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What can I do if my grout doesn’t match?

So often when grout or mortar has been placed between tiles or stones, any repairs done thereafter are a challenge to match.  The human eye is instinctively drawn to the differences in color and contrast, and the repair is obvious because of the new, bright material.

In this case, the mortar that we used to replace crumbling and eroding mortar ended up being typically lighter than the ten-year-old mortar that existed.

Because old mortar between stones –and old grout between tiles– has seen months or years of water, dirt and other pigment absorption, there is no real way to match the color when it is first replaced.

But don’t worry.

The first step is to clean the area well, with high-alkaline cleaners and high-pressure hot water extraction.  Next, do your repairs, attempting to use the closest color of grout you can find.  In our case, because mortar doesn’t come in multiple colors, we were aware that we would be adjusting the color later.

After the grout or mortar is dry and has served it’s purpose as a stabilizing element of the masonry you wish to fix, you can add pigment to it to get a better match and trick the eye into ignoring that area.

Simply take several colors-for exterior mortar, I recommend tan, black, brown and white—mix them, and try to get the best match possible.  Dab a little of the color in an inconspicuous area of the floor or outside deck to get the best effect.  I use water-based acrylic paint in the quart sizes (each quart will run you between $8 and $10) and mix colors on the spot.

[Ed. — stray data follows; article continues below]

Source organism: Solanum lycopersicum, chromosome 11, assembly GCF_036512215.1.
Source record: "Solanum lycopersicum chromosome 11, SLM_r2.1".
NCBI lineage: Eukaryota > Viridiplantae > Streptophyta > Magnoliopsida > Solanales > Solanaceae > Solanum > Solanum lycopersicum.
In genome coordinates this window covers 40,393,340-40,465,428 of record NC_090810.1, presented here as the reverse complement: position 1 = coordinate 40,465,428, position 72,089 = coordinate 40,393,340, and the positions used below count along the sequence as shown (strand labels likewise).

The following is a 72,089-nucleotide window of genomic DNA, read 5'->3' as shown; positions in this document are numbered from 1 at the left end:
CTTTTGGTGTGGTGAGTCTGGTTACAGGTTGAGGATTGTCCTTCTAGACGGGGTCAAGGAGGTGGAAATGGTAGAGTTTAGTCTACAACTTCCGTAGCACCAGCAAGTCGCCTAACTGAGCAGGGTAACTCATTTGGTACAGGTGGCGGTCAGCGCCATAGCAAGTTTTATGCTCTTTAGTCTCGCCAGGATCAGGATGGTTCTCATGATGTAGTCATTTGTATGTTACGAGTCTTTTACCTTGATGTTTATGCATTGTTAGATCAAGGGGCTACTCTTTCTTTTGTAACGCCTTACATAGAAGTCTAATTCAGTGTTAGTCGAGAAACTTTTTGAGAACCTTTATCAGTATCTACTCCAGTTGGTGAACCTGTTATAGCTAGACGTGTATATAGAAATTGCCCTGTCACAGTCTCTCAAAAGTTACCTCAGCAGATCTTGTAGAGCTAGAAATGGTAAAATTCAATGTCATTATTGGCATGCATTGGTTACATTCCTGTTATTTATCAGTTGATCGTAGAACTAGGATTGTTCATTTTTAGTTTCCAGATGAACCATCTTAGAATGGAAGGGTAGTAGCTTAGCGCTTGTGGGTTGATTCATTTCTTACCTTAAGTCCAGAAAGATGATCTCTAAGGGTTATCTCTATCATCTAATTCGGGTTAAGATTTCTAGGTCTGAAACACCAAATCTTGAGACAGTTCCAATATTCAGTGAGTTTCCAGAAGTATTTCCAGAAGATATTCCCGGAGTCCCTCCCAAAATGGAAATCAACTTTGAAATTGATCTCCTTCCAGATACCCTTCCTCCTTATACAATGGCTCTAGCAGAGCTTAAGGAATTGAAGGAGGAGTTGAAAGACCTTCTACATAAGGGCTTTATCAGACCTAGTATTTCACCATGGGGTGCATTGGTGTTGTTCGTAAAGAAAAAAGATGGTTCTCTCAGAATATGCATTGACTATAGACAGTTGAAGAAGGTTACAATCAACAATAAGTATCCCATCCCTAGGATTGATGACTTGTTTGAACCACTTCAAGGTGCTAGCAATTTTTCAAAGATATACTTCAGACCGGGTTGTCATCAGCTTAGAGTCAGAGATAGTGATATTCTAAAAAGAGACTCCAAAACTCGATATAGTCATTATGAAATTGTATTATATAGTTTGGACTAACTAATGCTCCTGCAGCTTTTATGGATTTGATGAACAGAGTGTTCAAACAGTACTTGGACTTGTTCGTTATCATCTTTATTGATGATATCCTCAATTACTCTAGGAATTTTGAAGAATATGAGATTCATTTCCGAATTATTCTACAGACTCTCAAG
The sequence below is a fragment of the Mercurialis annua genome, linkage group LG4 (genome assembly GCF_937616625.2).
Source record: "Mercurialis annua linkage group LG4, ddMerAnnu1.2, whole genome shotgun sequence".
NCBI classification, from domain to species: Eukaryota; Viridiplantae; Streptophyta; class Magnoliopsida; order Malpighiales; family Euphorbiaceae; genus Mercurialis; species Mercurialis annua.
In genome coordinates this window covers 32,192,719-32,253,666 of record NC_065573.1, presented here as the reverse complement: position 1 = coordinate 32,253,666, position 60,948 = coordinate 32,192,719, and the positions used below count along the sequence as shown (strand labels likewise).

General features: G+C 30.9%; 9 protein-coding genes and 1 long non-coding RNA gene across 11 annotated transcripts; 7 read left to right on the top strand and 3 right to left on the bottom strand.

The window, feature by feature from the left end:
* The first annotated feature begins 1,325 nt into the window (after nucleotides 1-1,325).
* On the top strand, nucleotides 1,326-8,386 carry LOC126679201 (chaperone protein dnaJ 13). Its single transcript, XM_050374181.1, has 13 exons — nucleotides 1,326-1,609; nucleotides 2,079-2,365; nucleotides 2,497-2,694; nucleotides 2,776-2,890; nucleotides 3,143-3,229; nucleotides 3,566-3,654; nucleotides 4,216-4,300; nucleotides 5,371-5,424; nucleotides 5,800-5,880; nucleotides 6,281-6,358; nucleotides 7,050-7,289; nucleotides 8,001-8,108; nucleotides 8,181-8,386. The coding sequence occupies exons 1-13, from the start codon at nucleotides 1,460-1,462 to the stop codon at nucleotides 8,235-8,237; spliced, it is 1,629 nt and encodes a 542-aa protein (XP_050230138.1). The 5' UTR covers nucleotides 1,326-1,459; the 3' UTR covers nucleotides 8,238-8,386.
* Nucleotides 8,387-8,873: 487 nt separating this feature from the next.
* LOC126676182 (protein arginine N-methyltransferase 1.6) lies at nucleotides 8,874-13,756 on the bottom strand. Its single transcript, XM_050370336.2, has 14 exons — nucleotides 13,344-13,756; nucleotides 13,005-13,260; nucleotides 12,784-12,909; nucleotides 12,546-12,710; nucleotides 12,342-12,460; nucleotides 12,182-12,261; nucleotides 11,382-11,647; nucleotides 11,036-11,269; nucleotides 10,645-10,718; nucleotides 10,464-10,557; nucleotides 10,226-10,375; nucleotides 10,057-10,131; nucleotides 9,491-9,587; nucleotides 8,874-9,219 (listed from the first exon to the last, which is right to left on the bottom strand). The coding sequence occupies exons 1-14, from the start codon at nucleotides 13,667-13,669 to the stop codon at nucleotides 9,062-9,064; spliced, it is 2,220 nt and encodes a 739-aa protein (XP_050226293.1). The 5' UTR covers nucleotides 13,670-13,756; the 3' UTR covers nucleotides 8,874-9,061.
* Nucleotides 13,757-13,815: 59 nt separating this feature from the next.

Grout and mortar are both famous for absorbing different colors that almost guarantee inconsistency from one area to another.  If you have not sealed your mortar or grout with multiple applications of sealer, you mortar lines will have multiple colors in them.  This is when the fun part comes in.  The reason you have more than one color is so that you can overlay the colors in a faux paint style, dipping your brush into correlating lighter and darker colors to get the blend you’re looking for.

Because mortar and grout are porous (have you ever dropped paint in your driveway?) they soak up paint and lock them securely into the capillaries.  The paint stays colorfast and also will weather and age well.

If you have any further questions about this process, feel free to email me at